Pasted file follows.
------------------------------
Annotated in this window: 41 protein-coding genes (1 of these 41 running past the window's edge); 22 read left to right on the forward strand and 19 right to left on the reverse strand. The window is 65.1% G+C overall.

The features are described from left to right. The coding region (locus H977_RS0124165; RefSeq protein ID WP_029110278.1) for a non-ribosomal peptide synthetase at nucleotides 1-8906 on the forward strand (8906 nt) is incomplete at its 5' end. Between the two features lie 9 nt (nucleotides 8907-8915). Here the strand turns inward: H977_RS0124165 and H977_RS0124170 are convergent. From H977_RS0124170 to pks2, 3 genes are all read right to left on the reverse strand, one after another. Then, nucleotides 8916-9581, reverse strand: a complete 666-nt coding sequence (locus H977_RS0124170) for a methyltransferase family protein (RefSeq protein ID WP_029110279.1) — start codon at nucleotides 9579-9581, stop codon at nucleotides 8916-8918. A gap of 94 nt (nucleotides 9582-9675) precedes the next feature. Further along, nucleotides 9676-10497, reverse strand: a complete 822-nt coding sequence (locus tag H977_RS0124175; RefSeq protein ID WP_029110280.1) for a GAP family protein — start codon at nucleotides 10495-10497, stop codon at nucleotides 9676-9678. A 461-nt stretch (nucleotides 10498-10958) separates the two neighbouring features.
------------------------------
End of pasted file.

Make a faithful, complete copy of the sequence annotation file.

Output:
Annotated in this window: 41 protein-coding genes (1 of these 41 running past the window's edge); 22 read left to right on the forward strand and 19 right to left on the reverse strand. The window is 65.1% G+C overall.

The features are described from left to right. The coding region (locus H977_RS0124165; RefSeq protein ID WP_029110278.1) for a non-ribosomal peptide synthetase at nucleotides 1-8906 on the forward strand (8906 nt) is incomplete at its 5' end. Between the two features lie 9 nt (nucleotides 8907-8915). Here the strand turns inward: H977_RS0124165 and H977_RS0124170 are convergent. From H977_RS0124170 to pks2, 3 genes are all read right to left on the reverse strand, one after another. Then, nucleotides 8916-9581, reverse strand: a complete 666-nt coding sequence (locus H977_RS0124170) for a methyltransferase family protein (RefSeq protein ID WP_029110279.1) — start codon at nucleotides 9579-9581, stop codon at nucleotides 8916-8918. A gap of 94 nt (nucleotides 9582-9675) precedes the next feature. Further along, nucleotides 9676-10497, reverse strand: a complete 822-nt coding sequence (locus tag H977_RS0124175; RefSeq protein ID WP_029110280.1) for a GAP family protein — start codon at nucleotides 10495-10497, stop codon at nucleotides 9676-9678. A 461-nt stretch (nucleotides 10498-10958) separates the two neighbouring features.